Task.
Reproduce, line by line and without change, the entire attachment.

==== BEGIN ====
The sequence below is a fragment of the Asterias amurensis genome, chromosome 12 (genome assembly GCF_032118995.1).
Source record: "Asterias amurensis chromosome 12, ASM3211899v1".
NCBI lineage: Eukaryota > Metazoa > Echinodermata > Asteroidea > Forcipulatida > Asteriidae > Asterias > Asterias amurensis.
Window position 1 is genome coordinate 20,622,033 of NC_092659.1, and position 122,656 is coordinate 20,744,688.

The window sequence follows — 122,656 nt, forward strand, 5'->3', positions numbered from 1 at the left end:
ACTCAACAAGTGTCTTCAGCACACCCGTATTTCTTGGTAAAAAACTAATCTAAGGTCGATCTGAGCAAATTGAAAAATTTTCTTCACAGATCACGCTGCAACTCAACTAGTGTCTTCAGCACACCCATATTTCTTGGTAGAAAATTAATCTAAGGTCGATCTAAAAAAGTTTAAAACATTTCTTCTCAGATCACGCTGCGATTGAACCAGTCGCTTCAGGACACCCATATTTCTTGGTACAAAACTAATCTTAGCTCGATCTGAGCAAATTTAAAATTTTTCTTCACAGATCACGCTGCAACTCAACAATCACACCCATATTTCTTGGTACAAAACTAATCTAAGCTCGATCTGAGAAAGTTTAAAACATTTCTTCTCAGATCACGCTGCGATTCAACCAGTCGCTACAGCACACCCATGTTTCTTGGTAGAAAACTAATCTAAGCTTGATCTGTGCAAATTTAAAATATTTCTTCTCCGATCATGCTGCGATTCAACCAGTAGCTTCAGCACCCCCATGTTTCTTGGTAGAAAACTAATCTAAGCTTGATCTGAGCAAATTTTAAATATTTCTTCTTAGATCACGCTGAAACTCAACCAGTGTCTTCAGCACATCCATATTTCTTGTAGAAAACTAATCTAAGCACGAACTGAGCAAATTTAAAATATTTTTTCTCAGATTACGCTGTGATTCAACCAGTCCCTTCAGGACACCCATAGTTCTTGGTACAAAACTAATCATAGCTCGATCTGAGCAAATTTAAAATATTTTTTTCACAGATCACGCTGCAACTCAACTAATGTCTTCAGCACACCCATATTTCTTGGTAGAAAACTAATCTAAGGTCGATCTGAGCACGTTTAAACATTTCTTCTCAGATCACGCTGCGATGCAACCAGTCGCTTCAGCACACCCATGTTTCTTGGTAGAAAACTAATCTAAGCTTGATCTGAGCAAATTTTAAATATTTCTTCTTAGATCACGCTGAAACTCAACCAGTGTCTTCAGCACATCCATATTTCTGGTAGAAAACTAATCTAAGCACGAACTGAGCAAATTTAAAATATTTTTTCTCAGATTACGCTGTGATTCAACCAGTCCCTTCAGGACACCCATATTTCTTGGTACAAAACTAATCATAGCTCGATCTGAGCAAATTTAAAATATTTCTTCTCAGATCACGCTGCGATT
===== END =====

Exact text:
The sequence below is a fragment of the Asterias amurensis genome, chromosome 12 (genome assembly GCF_032118995.1).
Source record: "Asterias amurensis chromosome 12, ASM3211899v1".
NCBI lineage: Eukaryota > Metazoa > Echinodermata > Asteroidea > Forcipulatida > Asteriidae > Asterias > Asterias amurensis.
Window position 1 is genome coordinate 20,622,033 of NC_092659.1, and position 122,656 is coordinate 20,744,688.

The window sequence follows — 122,656 nt, forward strand, 5'->3', positions numbered from 1 at the left end:
ACTCAACAAGTGTCTTCAGCACACCCGTATTTCTTGGTAAAAAACTAATCTAAGGTCGATCTGAGCAAATTGAAAAATTTTCTTCACAGATCACGCTGCAACTCAACTAGTGTCTTCAGCACACCCATATTTCTTGGTAGAAAATTAATCTAAGGTCGATCTAAAAAAGTTTAAAACATTTCTTCTCAGATCACGCTGCGATTGAACCAGTCGCTTCAGGACACCCATATTTCTTGGTACAAAACTAATCTTAGCTCGATCTGAGCAAATTTAAAATTTTTCTTCACAGATCACGCTGCAACTCAACAATCACACCCATATTTCTTGGTACAAAACTAATCTAAGCTCGATCTGAGAAAGTTTAAAACATTTCTTCTCAGATCACGCTGCGATTCAACCAGTCGCTACAGCACACCCATGTTTCTTGGTAGAAAACTAATCTAAGCTTGATCTGTGCAAATTTAAAATATTTCTTCTCCGATCATGCTGCGATTCAACCAGTAGCTTCAGCACCCCCATGTTTCTTGGTAGAAAACTAATCTAAGCTTGATCTGAGCAAATTTTAAATATTTCTTCTTAGATCACGCTGAAACTCAACCAGTGTCTTCAGCACATCCATATTTCTTGTAGAAAACTAATCTAAGCACGAACTGAGCAAATTTAAAATATTTTTTCTCAGATTACGCTGTGATTCAACCAGTCCCTTCAGGACACCCATAGTTCTTGGTACAAAACTAATCATAGCTCGATCTGAGCAAATTTAAAATATTTTTTTCACAGATCACGCTGCAACTCAACTAATGTCTTCAGCACACCCATATTTCTTGGTAGAAAACTAATCTAAGGTCGATCTGAGCACGTTTAAACATTTCTTCTCAGATCACGCTGCGATGCAACCAGTCGCTTCAGCACACCCATGTTTCTTGGTAGAAAACTAATCTAAGCTTGATCTGAGCAAATTTTAAATATTTCTTCTTAGATCACGCTGAAACTCAACCAGTGTCTTCAGCACATCCATATTTCTGGTAGAAAACTAATCTAAGCACGAACTGAGCAAATTTAAAATATTTTTTCTCAGATTACGCTGTGATTCAACCAGTCCCTTCAGGACACCCATATTTCTTGGTACAAAACTAATCATAGCTCGATCTGAGCAAATTTAAAATATTTCTTCTCAGATCACGCTGCGATT